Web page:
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Why wait to seat the new Congress?

By Dylan Matthews

I quoted it in this morning's Wonkbook, but Bruce Ackerman's op-ed calling for legislation to abolish the lame-duck session of Congress seems a little funny to me. It would make a lot more sense to just inaugurate members of Congress immediately following an election, rather than have a two-month period where nothing can happen or where a just-ousted Congress can pass legislation.

In 1932, when the 20th amendment shrunk the lame-duck period from five months to two, it was reasonable to allow time for vote counting. Today, with odd exceptions such as this year's Senate race in Alaska, victors are generally known the next day. Allowing a week or two for logistical reasons makes sense, but there's little reason for a larger break. Sure, recounts could drag into the next Congress, but that happens anyway. Al Franken took office in July 2009, long after the 2008 election.

This would be tougher to enact than Ackerman's solution, as it would require a constitutional amendment. But two months is a long time for Congress to not be able to pass legislation, or for a Congress many view as illegitimate to be in power. What's more, forcing an immediate transition would force candidates to think about things such as staffing and committee assignments during the campaign, which could result in more prepared and informed challengers.

Dylan Matthews is a student at Harvard and a researcher at The Washington Post.

By Dylan Matthews  | November 12, 2010; 3:28 PM ET
Categories:  2010 Midterms, Congress, Government  
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Comments

"force candidates to think about things such as staffing and committee assignments during the campaign, which could result in more prepared and informed challengers."

...and a lot of wasted time and effort, since about half of them won't win.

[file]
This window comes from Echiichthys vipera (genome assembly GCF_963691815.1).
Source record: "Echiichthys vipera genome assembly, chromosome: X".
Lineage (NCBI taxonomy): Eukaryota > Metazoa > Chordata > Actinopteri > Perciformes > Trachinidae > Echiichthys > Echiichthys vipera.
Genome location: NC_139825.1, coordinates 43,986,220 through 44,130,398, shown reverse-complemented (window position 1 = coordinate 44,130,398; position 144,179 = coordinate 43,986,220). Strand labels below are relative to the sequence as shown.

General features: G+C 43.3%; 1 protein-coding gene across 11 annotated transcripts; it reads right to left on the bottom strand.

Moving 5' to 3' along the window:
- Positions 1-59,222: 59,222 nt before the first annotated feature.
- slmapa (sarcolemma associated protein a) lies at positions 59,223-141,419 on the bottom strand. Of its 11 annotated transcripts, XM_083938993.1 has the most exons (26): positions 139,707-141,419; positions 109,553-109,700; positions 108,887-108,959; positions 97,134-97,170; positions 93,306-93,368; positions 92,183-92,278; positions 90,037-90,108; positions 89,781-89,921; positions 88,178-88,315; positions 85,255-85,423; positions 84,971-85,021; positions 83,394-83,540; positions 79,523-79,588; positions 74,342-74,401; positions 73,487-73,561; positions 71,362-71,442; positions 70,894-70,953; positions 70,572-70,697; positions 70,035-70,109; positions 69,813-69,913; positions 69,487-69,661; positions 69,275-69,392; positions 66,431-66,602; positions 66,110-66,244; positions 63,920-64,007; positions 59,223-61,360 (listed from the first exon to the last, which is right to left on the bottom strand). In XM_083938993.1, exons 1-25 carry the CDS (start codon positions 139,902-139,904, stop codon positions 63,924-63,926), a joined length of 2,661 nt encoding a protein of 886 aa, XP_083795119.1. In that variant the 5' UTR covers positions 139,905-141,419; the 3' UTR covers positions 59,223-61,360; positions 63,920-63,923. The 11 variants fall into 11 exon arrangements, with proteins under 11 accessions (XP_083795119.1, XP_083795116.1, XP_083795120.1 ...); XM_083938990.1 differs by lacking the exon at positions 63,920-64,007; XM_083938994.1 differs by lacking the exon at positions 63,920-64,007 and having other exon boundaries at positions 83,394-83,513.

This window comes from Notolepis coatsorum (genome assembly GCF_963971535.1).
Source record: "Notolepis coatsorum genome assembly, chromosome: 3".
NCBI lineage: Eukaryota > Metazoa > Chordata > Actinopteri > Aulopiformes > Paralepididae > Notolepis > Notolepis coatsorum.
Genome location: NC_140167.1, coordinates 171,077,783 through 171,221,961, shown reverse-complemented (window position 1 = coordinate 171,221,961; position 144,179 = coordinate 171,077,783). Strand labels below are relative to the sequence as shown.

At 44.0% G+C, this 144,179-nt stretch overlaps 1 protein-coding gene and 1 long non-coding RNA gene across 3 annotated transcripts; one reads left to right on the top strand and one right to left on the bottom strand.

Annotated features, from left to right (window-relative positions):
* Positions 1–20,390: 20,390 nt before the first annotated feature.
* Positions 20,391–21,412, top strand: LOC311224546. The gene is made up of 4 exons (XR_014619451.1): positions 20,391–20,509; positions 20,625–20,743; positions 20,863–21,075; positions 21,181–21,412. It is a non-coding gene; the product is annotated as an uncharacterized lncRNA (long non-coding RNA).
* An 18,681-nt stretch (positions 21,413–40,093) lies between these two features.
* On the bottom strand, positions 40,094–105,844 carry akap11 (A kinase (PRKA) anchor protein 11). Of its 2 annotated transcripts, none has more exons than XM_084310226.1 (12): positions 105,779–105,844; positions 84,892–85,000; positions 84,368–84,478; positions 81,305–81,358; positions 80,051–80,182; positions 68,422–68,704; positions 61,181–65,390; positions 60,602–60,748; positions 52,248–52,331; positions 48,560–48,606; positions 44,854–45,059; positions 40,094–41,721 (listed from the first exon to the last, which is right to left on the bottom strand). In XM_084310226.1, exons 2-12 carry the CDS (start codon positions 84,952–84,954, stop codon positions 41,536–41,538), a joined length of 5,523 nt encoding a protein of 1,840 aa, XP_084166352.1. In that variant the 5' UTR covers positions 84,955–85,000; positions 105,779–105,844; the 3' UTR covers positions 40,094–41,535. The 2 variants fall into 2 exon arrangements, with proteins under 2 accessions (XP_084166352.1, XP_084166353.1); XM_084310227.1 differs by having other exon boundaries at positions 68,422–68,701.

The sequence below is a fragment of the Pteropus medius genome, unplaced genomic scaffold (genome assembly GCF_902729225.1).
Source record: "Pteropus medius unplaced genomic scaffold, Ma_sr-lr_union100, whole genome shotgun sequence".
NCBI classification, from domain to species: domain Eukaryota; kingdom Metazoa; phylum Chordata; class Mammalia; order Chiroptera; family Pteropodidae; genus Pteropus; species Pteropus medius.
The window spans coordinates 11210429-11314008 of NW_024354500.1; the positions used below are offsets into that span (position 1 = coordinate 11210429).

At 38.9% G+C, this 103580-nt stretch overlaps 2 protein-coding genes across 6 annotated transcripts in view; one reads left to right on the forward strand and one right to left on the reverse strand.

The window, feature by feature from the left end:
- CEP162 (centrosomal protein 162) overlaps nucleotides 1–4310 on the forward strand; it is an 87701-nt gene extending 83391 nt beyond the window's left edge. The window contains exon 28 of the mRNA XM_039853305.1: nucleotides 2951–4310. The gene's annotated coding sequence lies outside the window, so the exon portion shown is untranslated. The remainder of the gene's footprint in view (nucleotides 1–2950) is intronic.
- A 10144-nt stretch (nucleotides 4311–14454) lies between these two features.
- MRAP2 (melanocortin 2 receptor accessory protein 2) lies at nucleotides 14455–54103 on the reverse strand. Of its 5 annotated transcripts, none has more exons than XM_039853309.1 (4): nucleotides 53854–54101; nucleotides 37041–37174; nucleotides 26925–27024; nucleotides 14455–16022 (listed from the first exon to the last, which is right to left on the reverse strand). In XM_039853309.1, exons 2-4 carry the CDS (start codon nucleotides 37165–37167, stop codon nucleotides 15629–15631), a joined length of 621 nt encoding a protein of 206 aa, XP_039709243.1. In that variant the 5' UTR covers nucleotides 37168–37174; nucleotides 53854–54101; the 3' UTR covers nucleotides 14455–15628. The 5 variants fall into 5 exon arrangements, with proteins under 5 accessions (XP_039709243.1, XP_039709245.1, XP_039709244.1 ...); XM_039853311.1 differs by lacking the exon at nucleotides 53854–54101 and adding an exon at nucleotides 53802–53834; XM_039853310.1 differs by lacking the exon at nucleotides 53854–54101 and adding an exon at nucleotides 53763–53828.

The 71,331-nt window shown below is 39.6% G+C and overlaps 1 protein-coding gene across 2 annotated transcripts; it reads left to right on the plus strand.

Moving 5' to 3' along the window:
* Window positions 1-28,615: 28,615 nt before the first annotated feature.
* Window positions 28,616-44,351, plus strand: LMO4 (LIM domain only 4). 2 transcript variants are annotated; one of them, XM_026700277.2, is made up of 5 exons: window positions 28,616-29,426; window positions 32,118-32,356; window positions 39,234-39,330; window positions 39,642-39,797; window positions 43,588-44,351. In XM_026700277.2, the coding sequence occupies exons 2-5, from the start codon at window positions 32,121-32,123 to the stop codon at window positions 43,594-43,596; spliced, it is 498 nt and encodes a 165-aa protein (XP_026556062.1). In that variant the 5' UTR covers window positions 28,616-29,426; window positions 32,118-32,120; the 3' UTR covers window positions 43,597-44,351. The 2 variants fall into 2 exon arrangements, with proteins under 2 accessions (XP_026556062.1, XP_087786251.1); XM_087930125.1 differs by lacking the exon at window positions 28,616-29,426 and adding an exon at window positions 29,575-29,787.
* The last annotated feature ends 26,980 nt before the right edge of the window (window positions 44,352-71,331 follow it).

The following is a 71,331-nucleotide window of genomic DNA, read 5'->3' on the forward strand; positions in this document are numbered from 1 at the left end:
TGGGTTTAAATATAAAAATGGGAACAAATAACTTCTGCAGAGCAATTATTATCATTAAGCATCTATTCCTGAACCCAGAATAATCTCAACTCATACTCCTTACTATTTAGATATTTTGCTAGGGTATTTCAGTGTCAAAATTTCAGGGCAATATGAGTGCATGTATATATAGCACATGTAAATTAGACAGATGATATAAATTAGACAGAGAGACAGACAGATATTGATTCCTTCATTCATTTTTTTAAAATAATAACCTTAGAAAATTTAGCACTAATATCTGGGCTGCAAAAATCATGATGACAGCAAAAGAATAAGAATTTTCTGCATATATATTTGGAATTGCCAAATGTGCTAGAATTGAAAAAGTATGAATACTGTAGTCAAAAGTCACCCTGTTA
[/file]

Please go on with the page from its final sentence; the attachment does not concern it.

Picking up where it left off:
Posted by: mudlock | November 12, 2010 5:35 PM | Report abuse

I worked for the Senate briefly for a Senator not running for re-election and two months seems reasonable. You aren't just electing one person who has to move a box of stuff into an office, you are hiring (and ousting) an entire staff worth of people. Logistically, it takes a while to find these people and get up and running. If you had them start two weeks after an election you'd still have unproductive months legislatively while people hired staff. Not to mention, the office ousted needs to archive their stuff which takes time.

Also, our elections take place in November. Between Thanksgiving, Christmas, and New Years it's not a particularly productive time of year anyway.

Posted by: megankeenan | November 12, 2010 5:43 PM | Report abuse

There is absolutely no need for a constitutional amendment to enact this change. All that is necessary is to legislatively change the date elections are held, such as shifting it into December.

Posted by: mivade | November 12, 2010 6:23 PM | Report abuse

There are actually many House races still uncalled. Imagine if the election had been a little closer and party control rested on those 7 House races. Two months is a perfectly reasonable time, and there's also nothing wrong with a lame duck session.

Posted by: jfung79 | November 12, 2010 9:45 PM | Report abuse

"...for a Congress many view as illegitimate."